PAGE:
One day in music class, Miss. Tiffany introduced a new instrument and the children were absolutely amazed. We learned that the instrument was called a “trumpet” and we learned about the different parts associated with this musical instrument. One particular part we learned about were the values on a trumpet, something the children previously referred to as “buttons.” In addition, the children had an opportunity to feel the inside of the trumpet case and continued to comment on how soft it felt.
At the end of this activity, we were privileged enough to listen to the type of noise the trumpet makes. After the children heard the sound the trumpet makes, they came to the conclusion that a monster lives inside of it (ha!). We encouraged the students to look inside of the trumpet to find the monster, but they concluded that it was entirely too dark.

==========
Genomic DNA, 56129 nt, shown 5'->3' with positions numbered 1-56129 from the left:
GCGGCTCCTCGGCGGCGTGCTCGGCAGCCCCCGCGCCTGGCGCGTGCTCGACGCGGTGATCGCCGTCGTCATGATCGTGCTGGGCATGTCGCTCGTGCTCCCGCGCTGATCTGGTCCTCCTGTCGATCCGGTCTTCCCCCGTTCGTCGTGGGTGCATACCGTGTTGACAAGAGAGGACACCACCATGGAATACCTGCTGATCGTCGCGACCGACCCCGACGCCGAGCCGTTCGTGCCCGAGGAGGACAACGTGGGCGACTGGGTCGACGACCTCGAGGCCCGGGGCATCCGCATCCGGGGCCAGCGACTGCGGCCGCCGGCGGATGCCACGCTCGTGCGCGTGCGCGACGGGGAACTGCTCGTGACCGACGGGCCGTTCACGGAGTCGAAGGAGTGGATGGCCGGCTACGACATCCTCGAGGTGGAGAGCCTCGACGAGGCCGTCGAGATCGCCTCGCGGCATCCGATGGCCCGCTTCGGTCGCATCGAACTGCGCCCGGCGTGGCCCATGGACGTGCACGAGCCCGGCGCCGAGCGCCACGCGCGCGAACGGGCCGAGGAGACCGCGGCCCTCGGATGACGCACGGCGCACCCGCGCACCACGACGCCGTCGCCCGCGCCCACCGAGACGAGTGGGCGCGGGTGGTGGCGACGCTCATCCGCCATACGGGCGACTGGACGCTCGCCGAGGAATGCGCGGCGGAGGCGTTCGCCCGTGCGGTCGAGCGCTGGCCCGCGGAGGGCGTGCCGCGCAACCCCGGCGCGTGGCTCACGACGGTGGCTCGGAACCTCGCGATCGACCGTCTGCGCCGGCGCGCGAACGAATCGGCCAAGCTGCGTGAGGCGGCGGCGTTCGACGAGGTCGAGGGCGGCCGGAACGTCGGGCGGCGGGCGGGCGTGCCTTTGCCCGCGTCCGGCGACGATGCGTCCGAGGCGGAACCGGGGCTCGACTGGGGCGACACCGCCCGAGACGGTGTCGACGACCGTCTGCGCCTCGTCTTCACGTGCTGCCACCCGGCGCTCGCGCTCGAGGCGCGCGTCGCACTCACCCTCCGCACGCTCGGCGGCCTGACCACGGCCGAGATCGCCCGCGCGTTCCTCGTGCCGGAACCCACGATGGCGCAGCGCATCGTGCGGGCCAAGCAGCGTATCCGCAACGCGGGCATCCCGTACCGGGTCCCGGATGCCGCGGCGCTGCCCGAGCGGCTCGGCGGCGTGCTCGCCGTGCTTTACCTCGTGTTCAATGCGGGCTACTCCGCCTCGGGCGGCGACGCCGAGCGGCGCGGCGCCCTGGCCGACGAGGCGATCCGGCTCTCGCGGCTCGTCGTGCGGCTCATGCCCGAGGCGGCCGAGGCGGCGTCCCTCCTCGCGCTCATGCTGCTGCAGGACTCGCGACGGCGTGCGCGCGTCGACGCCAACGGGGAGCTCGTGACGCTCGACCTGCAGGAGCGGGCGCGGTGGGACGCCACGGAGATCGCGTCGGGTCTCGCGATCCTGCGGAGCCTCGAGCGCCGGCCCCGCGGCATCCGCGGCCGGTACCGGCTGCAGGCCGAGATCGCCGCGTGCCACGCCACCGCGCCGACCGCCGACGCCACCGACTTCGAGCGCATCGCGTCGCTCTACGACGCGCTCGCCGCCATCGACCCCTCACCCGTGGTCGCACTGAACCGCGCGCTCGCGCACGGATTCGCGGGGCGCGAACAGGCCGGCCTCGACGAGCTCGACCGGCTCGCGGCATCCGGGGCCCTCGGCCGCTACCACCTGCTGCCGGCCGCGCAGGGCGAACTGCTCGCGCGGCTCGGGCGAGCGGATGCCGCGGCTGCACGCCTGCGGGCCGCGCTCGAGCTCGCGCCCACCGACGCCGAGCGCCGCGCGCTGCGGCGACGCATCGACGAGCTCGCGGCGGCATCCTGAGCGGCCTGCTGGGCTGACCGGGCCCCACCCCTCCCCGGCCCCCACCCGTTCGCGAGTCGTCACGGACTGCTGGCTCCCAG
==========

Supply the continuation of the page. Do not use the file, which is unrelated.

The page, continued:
A big part of the Reggio Emilia approach is that children are able to understand concepts easier and able to recall what they learned better when their senses are activated. Showing a picture of a trumpet is a much different experience than holding one and playing it. While music is a vibrant feature in Little Wonders, the main concept of music is to encourage discovery, not necessarily to focus on building musical skill. We’ve noticed that children hear music everywhere they go, whether we as adults realize it or not. They’ve discussed how the rain is music, the summer is music, and how the stars produce sound that adults can’t hear. Our goal is for the student to be musical rather than become musical. In order to do this, we encourage children to play with musical instruments, become familiar with them, and simply have fun. This activity was intended to allow them to introduce a new instrument, discuss new ideas related to the instrument, and inspire the children to touch, admire, play, and want to learn more about the trumpet, it’s sound, and other things that make a sound similar to the trumpet.